NASA's Pluto-Observing Spacecraft Faces Rough Future

NASA's New Horizons spacecraft could be in danger of crashing into debris near the dwarf planet.

An Atlas V rocket that is to carry the New Horizons spacecraft on a mission to the planet Pluto lifts off from launch pad 41 at the Cape Canaveral Air Force Station in Cape Canaveral, Fla., Thursday, Jan. 19, 2006.

An Atlas V rocket that is to carry the New Horizons spacecraft on a mission to the planet Pluto lifts off from launch pad 41 on Jan. 19, 2006, at the Cape Canaveral Air Force Station in Cape Canaveral, Fla.

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When New Horizons, the unmanned NASA spacecraft en route to Pluto, was originally green lit in 2001, astronomers thought Pluto only had one moon. It was also still considered a planet.

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A lot has changed since then, and new discoveries could put the spacecraft's mission in jeopardy. Pluto, demoted to "dwarf planet" status, now has five known moons and may even have rings similar to Saturn. Those moons act as "debris generators" and could make New Horizons' approach dangerous, scientists from the project said Tuesday.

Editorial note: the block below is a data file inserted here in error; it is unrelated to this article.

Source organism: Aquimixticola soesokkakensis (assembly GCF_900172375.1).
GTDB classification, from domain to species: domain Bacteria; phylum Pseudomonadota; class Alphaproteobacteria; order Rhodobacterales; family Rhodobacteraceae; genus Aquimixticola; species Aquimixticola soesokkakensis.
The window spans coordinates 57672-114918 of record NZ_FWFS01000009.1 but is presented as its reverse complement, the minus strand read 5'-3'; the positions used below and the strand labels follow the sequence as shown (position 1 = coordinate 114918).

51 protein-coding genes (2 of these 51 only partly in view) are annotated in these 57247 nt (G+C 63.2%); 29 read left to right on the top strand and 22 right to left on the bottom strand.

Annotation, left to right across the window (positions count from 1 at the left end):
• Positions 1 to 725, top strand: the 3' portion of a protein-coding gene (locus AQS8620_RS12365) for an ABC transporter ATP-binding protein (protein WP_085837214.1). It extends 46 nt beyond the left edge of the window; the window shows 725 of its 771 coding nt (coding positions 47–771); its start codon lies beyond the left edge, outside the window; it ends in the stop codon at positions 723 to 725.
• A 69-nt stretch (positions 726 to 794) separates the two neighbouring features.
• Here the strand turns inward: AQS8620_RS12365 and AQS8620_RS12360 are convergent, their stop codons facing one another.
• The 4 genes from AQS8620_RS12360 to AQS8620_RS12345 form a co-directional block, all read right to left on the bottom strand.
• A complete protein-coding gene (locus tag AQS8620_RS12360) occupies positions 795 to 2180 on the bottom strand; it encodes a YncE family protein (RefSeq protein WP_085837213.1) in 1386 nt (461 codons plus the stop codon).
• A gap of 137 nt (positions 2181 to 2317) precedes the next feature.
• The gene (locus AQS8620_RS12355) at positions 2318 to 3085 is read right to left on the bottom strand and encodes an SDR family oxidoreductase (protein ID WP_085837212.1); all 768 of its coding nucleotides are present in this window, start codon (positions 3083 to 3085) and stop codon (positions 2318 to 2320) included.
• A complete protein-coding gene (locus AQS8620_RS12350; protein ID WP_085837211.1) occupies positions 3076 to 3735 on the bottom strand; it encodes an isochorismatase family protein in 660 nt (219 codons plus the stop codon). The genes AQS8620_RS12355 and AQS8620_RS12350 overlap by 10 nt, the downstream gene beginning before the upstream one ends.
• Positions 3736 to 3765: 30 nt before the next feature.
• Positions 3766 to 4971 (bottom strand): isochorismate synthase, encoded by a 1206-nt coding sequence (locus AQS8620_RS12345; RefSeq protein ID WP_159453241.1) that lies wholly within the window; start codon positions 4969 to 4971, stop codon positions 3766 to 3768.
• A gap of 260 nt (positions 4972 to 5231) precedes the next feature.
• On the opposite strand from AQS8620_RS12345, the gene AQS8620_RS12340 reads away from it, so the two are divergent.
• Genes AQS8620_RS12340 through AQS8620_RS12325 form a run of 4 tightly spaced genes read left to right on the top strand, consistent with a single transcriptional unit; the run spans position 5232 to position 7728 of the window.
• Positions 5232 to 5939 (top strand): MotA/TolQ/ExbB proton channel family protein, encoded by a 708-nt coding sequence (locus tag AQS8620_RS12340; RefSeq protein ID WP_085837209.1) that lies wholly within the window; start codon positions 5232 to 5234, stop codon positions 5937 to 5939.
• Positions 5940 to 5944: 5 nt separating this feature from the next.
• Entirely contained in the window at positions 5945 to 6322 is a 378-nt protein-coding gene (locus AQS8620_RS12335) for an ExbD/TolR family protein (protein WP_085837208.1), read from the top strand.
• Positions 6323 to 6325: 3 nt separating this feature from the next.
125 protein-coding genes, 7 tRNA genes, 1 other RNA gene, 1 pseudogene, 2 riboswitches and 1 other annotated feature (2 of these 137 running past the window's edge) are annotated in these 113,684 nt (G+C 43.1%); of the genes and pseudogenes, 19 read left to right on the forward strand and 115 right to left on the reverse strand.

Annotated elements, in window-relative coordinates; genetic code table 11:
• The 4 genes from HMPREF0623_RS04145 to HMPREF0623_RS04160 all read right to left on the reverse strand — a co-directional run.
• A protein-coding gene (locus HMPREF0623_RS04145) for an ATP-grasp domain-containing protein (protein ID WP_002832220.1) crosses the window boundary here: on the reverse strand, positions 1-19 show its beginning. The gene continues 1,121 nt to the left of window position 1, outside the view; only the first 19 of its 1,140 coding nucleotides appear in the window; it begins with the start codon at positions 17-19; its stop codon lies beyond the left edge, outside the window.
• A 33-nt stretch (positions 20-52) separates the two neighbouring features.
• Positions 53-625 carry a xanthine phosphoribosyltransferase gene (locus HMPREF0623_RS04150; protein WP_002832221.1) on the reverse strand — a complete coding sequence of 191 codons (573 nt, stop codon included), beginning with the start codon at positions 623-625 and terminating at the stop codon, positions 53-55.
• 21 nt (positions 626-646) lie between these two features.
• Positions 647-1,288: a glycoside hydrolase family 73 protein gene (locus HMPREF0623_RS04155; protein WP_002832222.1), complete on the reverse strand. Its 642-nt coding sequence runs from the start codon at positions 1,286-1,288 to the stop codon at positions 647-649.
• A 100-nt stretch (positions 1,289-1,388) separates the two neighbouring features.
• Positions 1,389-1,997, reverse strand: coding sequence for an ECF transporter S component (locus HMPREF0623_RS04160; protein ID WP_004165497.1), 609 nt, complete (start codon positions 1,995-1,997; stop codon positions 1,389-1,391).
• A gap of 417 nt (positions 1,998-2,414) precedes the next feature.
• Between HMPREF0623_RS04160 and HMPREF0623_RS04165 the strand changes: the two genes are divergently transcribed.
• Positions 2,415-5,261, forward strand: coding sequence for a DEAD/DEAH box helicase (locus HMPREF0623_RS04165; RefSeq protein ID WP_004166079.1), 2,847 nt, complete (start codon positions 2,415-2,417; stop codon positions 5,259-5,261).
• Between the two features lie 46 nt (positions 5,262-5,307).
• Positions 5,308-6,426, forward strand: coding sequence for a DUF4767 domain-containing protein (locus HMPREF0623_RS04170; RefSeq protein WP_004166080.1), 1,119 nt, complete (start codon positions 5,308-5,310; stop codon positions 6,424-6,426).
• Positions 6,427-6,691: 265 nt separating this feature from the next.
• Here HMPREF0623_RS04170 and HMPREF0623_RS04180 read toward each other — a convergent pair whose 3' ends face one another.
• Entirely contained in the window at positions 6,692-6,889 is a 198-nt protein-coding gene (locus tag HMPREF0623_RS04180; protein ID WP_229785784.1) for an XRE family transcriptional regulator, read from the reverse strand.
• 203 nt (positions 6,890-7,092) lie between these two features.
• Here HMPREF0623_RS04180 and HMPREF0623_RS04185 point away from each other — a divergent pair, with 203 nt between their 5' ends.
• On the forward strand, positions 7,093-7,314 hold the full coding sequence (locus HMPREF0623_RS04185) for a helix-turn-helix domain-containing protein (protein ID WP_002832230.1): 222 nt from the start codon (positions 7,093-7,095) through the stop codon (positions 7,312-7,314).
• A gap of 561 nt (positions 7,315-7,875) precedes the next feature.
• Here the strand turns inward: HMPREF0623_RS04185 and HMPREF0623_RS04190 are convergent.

"Because our spacecraft is traveling so fast—more than 30,000 miles per hour—a collision with a single pebble, or even a millimeter-sized grain, could cripple or destroy New Horizons," project scientist Hal Weaver said in a statement.

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Launched in 2006, New Horizons passed Mars in April of that year; Jupiter in 2007; Saturn in 2008; and Uranus last year. It is set to reach Pluto in July, 2015 and will monitor it from nearby before heading out of the solar system.

"We're going into some unknown hazards," Alan Stern, principal investigator of the project, says. "The concerns we have are a lot higher than they were a few years ago."

Stern says the team is planning a "backup trajectory" in case New Horizons' projected path seems littered with debris. Currently, it takes about six and a half hours for a signal from Earth to reach New Horizons; by the time it reaches Pluto, it'll take nine hours.

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He says it was too late to change New Horizons' flight path as new discoveries about Pluto were being made.

"When the first new moon, Hydra, was discovered in 2005, New Horizons was already finished—it was literally in testing," he says.

If New Horizons survives its dangerous approach, it will continue past Pluto and further into the Kuiper Belt—the ring of debris, asteroids, and other celestial bodies that surround the solar system. The team expects to keep receiving data from New Horizons into the 2030s.

"When we wanted to fly by Pluto for reconnaissance, we had no idea there'd be four moons," Stern says. "But when we get there, we may discover a bunch more moons."

Jason Koebler is a science and technology reporter for U.S. News & World Report. You can follow him on Twitter or reach him at jkoebler@usnews.com.